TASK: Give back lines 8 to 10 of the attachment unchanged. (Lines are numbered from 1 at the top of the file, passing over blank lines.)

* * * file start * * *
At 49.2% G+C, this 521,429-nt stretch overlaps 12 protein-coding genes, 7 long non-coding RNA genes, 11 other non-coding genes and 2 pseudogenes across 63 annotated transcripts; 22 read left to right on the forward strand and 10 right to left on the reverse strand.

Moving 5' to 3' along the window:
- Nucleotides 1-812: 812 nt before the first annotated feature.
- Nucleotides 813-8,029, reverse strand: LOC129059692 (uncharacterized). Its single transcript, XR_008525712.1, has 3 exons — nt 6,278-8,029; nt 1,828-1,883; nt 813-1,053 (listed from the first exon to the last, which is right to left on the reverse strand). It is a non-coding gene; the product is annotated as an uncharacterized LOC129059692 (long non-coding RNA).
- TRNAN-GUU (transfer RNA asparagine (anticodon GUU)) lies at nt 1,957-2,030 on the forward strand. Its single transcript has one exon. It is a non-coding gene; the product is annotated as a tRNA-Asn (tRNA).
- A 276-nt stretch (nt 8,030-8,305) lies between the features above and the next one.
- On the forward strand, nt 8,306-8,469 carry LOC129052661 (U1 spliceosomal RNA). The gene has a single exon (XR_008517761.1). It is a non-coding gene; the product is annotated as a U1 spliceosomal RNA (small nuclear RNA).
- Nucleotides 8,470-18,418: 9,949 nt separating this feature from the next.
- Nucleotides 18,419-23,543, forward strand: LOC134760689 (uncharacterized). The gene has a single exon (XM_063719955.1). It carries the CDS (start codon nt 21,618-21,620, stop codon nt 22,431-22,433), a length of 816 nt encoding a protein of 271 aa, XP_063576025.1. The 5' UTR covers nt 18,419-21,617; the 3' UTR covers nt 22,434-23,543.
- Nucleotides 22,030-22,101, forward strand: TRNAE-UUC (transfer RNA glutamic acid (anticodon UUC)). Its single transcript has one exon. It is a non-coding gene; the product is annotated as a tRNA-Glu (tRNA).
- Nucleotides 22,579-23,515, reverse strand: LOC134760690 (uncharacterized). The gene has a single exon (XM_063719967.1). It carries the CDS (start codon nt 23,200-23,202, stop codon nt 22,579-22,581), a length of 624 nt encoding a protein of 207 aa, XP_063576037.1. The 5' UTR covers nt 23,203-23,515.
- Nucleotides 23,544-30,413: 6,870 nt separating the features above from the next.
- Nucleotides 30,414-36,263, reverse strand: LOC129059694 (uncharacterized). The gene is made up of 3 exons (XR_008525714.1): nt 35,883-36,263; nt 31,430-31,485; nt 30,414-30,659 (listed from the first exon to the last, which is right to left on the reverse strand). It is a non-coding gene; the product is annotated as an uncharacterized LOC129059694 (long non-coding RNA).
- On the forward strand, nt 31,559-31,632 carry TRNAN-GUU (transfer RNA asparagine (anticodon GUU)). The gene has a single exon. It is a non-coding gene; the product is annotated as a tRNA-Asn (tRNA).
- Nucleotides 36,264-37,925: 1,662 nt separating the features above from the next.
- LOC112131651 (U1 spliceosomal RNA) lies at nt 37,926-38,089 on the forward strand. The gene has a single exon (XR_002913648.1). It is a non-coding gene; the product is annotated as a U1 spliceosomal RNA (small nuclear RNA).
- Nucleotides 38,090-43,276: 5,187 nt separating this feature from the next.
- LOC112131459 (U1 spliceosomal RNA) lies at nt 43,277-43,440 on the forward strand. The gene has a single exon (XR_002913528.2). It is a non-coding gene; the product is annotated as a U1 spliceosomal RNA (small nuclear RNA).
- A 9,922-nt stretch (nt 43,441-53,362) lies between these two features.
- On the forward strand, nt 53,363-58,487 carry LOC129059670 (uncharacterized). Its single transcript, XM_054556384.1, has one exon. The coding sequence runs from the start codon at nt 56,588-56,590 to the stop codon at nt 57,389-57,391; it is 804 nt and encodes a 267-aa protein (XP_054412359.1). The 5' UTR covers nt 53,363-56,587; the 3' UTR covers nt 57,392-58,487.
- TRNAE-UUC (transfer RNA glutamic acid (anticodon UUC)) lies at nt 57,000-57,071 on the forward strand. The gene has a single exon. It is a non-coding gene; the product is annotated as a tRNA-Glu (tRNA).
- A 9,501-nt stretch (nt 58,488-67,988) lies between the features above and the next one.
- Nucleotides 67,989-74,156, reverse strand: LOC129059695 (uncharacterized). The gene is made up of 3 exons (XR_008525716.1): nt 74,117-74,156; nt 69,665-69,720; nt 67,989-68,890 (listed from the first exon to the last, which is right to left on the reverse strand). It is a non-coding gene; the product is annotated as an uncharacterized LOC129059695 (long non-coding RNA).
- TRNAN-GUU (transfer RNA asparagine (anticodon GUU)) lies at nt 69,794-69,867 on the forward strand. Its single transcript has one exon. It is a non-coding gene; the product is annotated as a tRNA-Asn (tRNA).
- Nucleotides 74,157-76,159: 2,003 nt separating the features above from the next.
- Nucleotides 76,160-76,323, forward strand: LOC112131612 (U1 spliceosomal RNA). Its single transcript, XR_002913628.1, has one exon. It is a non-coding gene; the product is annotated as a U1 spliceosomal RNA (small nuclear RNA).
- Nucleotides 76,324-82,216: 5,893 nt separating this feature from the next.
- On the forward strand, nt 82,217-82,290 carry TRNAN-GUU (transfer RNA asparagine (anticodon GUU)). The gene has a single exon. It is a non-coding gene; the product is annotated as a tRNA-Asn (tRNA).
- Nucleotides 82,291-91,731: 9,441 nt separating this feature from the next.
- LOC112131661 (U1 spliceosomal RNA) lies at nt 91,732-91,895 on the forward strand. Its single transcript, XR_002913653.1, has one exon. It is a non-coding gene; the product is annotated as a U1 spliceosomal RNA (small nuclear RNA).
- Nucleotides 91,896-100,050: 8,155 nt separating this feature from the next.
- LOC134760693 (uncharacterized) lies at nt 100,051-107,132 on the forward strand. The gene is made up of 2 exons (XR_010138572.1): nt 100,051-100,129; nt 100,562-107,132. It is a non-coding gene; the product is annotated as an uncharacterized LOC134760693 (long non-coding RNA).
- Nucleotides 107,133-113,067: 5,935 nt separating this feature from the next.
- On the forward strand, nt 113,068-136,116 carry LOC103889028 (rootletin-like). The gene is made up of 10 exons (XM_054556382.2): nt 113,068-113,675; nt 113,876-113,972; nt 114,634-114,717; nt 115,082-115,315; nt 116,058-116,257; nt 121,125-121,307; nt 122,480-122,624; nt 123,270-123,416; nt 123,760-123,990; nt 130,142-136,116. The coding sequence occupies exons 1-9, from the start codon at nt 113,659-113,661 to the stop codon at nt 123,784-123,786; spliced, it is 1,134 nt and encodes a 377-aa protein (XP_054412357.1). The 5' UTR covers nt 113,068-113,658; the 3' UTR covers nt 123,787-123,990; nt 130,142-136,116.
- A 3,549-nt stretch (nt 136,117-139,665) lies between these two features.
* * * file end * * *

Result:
- Nucleotides 8,470-18,418: 9,949 nt separating this feature from the next.
- Nucleotides 18,419-23,543, forward strand: LOC134760689 (uncharacterized). The gene has a single exon (XM_063719955.1). It carries the CDS (start codon nt 21,618-21,620, stop codon nt 22,431-22,433), a length of 816 nt encoding a protein of 271 aa, XP_063576025.1. The 5' UTR covers nt 18,419-21,617; the 3' UTR covers nt 22,434-23,543.
- Nucleotides 22,030-22,101, forward strand: TRNAE-UUC (transfer RNA glutamic acid (anticodon UUC)). Its single transcript has one exon. It is a non-coding gene; the product is annotated as a tRNA-Glu (tRNA).